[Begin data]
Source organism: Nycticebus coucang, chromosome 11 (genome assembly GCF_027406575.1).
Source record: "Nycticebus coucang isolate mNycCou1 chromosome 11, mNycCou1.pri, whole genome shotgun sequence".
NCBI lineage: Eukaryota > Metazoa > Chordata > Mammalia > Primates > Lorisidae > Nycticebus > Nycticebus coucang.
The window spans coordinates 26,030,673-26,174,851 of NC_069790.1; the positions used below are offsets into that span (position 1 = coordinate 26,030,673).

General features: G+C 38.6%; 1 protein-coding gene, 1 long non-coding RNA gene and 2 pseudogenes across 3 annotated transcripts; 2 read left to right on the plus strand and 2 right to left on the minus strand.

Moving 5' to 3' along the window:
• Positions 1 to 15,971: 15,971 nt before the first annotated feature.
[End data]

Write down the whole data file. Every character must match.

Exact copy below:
Source organism: Nycticebus coucang, chromosome 11 (genome assembly GCF_027406575.1).
Source record: "Nycticebus coucang isolate mNycCou1 chromosome 11, mNycCou1.pri, whole genome shotgun sequence".
NCBI lineage: Eukaryota > Metazoa > Chordata > Mammalia > Primates > Lorisidae > Nycticebus > Nycticebus coucang.
The window spans coordinates 26,030,673-26,174,851 of NC_069790.1; the positions used below are offsets into that span (position 1 = coordinate 26,030,673).

General features: G+C 38.6%; 1 protein-coding gene, 1 long non-coding RNA gene and 2 pseudogenes across 3 annotated transcripts; 2 read left to right on the plus strand and 2 right to left on the minus strand.

Moving 5' to 3' along the window:
• Positions 1 to 15,971: 15,971 nt before the first annotated feature.